Jenkins Says New Policies Provide Huge Opportunities for Climate Progress
By Donald Gilpin
“This is a game-changing piece of legislation,” said Princeton University Professor Jesse Jenkins, discussing the impact of the Inflation Reduction Act of 2022 and the Infrastructure Investment and Jobs Act of 2021 with a September 12 lunchtime gathering in the University’s Wallace Hall.
“For the first time in our history, the full financial weight of the federal government is behind the clean energy transition,” he said. “This has never been the case before. I’m very excited to share the impacts of the Inflation Reduction Act that we have been able to estimate with our modeling.”
Jenkins, who frequently delivers testimony to congressional committees and whose research is regularly featured in major media outlets, went on to explain in detail why this recent legislation will be transforming the nation’s push for cleaner energy and a net-zero greenhouse emissions economy.
Jenkins leads Princeton University’s REPEAT Project (repeatproject.org), which provides timely independent environmental and economic evaluation of federal energy and climate policies, and he was a principal investigator and lead author of Princeton’s Net-Zero America study. Jenkins recently served on the National Academies of Science Engineering and Medicine expert committee on Accelerating Decarbonization of the U.S. Energy System.
He also regularly provides technical analysis and policy advice for nonprofit organizations, policy makers, investors, and technology ventures working towards the deployment of clean energy.
In the past there have been sporadic tax credits for particular technologies, a failed attempt in 2010 to enact a large cap-and-trade bill, piecemeal efforts by the states, voluntary actions by universities and institutions and companies, and a number of states, including New Jersey, pushing to accelerate the clean energy transition. “But the federal government has been out to lunch for the most part,” said Jenkins. “They have not been part of it, but that changes fundamentally with the passage of this law.”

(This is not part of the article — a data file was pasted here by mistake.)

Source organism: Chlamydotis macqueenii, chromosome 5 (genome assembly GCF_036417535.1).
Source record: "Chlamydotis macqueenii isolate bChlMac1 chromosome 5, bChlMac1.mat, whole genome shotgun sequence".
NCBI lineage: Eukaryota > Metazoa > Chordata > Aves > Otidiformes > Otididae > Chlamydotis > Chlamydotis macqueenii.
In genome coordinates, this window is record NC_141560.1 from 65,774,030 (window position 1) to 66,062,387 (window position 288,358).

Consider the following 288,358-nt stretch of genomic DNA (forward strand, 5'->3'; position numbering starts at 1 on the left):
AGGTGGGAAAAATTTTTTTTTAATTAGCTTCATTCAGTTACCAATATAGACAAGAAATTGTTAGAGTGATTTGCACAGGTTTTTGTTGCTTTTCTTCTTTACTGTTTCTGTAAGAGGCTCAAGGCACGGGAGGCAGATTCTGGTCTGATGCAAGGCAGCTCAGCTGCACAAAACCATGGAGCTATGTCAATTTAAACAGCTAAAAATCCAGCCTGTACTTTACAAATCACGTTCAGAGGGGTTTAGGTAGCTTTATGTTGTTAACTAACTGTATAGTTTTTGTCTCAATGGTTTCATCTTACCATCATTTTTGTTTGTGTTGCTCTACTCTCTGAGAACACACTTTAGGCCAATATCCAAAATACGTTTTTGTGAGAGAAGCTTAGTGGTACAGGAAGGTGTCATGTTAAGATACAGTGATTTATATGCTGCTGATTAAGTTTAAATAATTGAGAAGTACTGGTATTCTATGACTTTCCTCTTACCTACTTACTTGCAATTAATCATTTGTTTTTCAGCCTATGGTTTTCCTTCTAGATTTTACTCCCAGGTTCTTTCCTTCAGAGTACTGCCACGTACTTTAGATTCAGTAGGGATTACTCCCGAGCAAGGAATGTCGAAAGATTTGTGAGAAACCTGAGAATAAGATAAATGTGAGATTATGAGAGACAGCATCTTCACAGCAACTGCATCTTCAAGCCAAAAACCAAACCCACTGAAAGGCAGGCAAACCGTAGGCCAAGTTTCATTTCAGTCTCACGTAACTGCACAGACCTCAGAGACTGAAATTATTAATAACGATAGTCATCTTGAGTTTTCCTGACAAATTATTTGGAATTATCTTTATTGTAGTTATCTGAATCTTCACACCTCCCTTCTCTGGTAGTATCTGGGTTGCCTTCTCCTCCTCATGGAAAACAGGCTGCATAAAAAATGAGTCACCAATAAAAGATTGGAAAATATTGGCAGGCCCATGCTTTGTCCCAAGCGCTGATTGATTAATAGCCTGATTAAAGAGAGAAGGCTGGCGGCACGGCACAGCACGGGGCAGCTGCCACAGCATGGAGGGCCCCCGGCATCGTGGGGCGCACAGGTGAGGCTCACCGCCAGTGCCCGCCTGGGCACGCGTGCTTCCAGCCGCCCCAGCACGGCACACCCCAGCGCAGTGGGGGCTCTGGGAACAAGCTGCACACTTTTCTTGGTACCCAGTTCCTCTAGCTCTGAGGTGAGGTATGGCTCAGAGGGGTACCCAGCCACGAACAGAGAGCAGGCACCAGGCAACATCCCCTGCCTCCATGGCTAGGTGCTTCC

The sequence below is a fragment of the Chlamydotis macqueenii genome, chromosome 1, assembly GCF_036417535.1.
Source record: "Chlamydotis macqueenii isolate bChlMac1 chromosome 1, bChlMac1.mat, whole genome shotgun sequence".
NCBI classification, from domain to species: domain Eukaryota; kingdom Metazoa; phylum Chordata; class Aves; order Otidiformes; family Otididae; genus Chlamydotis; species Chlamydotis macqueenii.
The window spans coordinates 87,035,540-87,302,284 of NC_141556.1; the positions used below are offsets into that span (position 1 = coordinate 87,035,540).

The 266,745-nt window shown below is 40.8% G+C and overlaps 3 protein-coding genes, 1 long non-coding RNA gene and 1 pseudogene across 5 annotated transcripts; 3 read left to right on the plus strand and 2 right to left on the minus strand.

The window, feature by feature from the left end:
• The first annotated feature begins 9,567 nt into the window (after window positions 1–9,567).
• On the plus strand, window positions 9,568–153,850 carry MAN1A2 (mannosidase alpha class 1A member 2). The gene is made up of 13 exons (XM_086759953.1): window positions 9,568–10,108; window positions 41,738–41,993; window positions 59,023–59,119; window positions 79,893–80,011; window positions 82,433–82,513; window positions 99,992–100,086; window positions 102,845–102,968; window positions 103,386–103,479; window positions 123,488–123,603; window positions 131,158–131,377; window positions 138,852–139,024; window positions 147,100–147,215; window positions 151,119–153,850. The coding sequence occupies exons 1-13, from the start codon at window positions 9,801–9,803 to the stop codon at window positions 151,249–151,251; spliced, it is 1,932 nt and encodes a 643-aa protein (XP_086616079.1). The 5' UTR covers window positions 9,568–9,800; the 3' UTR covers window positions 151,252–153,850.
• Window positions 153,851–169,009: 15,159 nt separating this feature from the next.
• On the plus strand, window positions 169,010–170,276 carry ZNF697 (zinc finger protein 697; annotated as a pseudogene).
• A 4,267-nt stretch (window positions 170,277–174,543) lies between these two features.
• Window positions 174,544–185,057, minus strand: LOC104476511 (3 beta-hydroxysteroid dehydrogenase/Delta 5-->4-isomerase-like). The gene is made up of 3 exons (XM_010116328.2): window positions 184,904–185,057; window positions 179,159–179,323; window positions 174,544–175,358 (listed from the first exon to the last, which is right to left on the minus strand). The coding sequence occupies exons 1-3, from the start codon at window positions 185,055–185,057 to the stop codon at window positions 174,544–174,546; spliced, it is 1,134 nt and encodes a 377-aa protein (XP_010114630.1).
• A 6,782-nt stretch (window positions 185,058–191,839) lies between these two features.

The main focus of the Inflation Reduction Act, he said, is that “it tries to make clean energy cheap. It tries to make it cheaper than the conventional fossil fuel alternatives.”
It offers carrots rather than sticks, he explained. In contrast to carbon taxes or emission regulations that try to raise the cost of fossil fuels or limit their use, “The explicit focus of this bill is to make it a better business decision, to make it a better household financial decision for you and me and all the businesses across the country to pick cleaner options, whether that’s a utility trying to decide what kind of electricity it wants to purchase in the future, or Amazon or Avis car rental with some fleet manager trying to decide what kind of vehicles to buy, or you and I deciding how we want to heat our homes or what kind of vehicle we want to use to get around the community,” said Jenkins.
Tax credits, grants, rebates, loans, and other financial incentives all help to make clean energy and other climate solutions cheap. “There is a variety of financial incentives that put their thumb on the scale for the clean energy option,” he added.